SE Asia to Australia via Selat Muli in West Papua

My wife and I have just returned to Australia from cruising SE Asia for 3 years. For the return journey, I studied what routes other cruisers have taken and have spoken to a number of them also. I was not convinced the most common route via Tual, Gove and then across the Gulf of Carpentaria was the best so I looked at other routes. The article is about returning to Australia via Selat Muli in West Papua to Thursday Island Australia. It worked very well for us.

Published 6 years ago, updated 4 years ago

Australians Graham and Julie Swannell spent 3 years cruising SE Asia on their Fountaine Pajot Belize, “New Views”.

After 3 years cruising in SE Asia, it was time to return to Australia and we had to face the more challenging conditions of sailing to windward back to Australia.  My research showed there are two main routes back to the east coast of Australia.

– The first and most popular is to check out of Indonesia in Tual and position at the bottom of Aru Island until a weather window opens up to cross the Arafura Sea to Gove.  This will normally occur from the middle of October onwards as the monsoon changes from SE to NE.  After checking into Australia at Gove, the Gulf of Carpentaria is crossed and one tracks down the Queensland coast when there are periods of less SE trade wind blowing.

– The other route is to sail to the north of New Guinea and then southwest across the Coral Sea to Queensland.  This is a much longer route.

After doing some research I decided to try another route back to Australia via the SW corner of West Papua.  This turned out for us to be a good decision and we had a great trip back to Australia hence the reason for writing this article.

After spending a month in Raja Ampat cruising the islands and diving at one of the dive resorts we checked out of Indonesia from Sorong.  On the way back to Australia we wanted to visit Triton Bay, approximately 300nm south of Sorong.  This was an easy sail with moderate southerly winds and we enjoyed diving with Triton Bay Divers including diving with the large whale sharks.  When a weather window seemed to be appearing to the south we sailed south to the northern entrance of Selat Muli.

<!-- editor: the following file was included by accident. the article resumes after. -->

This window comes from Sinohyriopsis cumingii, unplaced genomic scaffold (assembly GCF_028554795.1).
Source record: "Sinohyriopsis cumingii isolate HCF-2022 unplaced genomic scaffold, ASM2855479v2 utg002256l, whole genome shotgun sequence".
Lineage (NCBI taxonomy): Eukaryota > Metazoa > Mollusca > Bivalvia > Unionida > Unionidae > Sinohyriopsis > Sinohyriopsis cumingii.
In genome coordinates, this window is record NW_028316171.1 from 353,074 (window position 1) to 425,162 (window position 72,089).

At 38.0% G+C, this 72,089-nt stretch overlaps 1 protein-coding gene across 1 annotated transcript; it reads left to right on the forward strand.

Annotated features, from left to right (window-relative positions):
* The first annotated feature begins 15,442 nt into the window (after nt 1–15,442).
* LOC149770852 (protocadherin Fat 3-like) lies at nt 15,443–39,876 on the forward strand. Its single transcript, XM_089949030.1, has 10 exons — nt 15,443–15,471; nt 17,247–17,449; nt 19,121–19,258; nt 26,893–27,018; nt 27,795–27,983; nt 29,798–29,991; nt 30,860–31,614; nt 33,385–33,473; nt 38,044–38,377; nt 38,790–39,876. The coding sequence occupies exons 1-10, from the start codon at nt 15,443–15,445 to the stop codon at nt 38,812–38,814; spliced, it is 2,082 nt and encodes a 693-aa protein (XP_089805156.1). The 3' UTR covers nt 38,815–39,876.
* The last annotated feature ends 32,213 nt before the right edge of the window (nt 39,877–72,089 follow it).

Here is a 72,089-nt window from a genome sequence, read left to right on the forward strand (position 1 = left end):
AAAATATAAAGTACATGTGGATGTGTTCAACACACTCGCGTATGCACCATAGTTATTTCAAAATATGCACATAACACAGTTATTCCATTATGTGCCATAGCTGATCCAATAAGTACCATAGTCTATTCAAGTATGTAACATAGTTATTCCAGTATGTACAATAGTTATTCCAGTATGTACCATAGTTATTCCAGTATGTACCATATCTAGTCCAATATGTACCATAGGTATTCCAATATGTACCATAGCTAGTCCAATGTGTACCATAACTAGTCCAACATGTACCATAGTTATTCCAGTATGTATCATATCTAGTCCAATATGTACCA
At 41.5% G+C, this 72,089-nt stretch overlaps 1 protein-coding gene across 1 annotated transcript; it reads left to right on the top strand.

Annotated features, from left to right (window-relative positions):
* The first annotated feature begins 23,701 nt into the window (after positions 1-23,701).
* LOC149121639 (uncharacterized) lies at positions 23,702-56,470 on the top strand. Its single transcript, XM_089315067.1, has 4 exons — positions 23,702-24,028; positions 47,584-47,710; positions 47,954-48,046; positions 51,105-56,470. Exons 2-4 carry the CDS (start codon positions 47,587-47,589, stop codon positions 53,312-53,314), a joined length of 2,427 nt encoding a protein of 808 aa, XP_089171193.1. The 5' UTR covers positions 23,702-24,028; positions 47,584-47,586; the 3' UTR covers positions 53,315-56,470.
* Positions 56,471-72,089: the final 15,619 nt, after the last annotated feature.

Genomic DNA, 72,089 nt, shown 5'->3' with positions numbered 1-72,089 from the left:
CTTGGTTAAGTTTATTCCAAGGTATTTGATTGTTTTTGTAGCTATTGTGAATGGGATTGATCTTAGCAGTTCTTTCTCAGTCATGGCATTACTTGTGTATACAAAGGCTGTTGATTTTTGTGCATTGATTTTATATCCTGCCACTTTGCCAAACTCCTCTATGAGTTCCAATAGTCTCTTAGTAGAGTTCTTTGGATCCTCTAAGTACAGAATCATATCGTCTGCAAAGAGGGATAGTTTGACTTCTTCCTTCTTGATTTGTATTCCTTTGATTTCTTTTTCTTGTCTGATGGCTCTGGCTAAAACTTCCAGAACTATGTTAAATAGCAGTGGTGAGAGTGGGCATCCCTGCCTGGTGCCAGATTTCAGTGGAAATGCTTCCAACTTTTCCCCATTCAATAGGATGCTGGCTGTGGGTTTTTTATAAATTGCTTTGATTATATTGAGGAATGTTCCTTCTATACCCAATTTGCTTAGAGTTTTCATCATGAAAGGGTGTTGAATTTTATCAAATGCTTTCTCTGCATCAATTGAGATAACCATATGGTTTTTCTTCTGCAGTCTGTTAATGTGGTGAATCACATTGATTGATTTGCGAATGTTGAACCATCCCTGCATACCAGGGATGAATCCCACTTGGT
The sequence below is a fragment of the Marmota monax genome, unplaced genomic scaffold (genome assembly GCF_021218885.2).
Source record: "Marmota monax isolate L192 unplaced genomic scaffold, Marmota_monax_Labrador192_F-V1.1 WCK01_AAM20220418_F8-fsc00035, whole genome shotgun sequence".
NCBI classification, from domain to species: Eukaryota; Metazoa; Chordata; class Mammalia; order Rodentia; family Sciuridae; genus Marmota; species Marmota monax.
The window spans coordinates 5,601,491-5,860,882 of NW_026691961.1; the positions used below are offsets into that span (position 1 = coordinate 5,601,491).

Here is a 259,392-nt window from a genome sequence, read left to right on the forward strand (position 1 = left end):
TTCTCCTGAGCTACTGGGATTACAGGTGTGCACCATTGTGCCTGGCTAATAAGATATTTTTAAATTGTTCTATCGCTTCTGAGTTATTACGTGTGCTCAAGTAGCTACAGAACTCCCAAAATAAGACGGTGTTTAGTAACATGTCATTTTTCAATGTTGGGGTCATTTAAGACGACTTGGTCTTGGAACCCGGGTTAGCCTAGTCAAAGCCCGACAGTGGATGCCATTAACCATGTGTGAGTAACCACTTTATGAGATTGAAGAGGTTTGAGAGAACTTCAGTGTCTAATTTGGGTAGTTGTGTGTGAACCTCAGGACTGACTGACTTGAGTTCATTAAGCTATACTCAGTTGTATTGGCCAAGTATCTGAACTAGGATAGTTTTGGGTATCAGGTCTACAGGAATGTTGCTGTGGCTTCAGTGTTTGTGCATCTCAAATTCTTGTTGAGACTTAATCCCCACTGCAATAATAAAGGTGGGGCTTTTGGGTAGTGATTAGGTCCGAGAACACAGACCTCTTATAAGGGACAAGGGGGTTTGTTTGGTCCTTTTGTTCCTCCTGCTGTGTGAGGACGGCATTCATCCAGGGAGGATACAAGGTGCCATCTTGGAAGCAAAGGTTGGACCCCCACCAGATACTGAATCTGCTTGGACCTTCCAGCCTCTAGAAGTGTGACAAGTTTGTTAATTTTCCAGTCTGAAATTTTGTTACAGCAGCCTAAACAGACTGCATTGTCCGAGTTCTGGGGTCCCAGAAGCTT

If you do this trip, beware of fishing nets north of the Selat as we encountered multiple nets, 6 miles long, across our track and had to find a gap between those multiple nets.  It will be difficult finding any gaps at night.

Selat Muli is a channel approximately 60nm long between the West Papuan mainland and an island to the west.  It is over one mile wide and has strong currents, so timing is important to avoid adverse currents.  We were fortunate to have easterly winds blowing and sailed most of the way south in the Selat.

It may be possible to purchase diesel at a large fishing base in the north of the Selat, but we did not need that as we carried about 800 litres of diesel from Sorong for the 1000nm journey to Thursday Island.  We anchored overnight at the southern end of the Selat ready to cross the bar first thing the next morning at high tide.  Barges use the Selat and enter and leave across the bar and that is how we determined waypoints for our bar crossing.  There is plenty of depth over the bar at high tide for sailing vessels.

Although choppy across the bar, the seas calmed down in the deeper water and we crossed the Arafura Sea and Torres Strait to Thursday Island in just under 2 days.  This route saved us hundreds of miles of ocean crossing.  The border control and quarantine inspections at Thursday Island took place efficiently and the officials were very helpful and friendly.

So our experience for returning to Australia via Selat Muli was very good. Not only did we significantly shorten the ocean crossing, we required only a short weather window to cross to Thursday Island.

Graham Swannell
SY New Views

The opinions expressed in this article are the author’s own and do not reflect the view of or the World Cruising Club.

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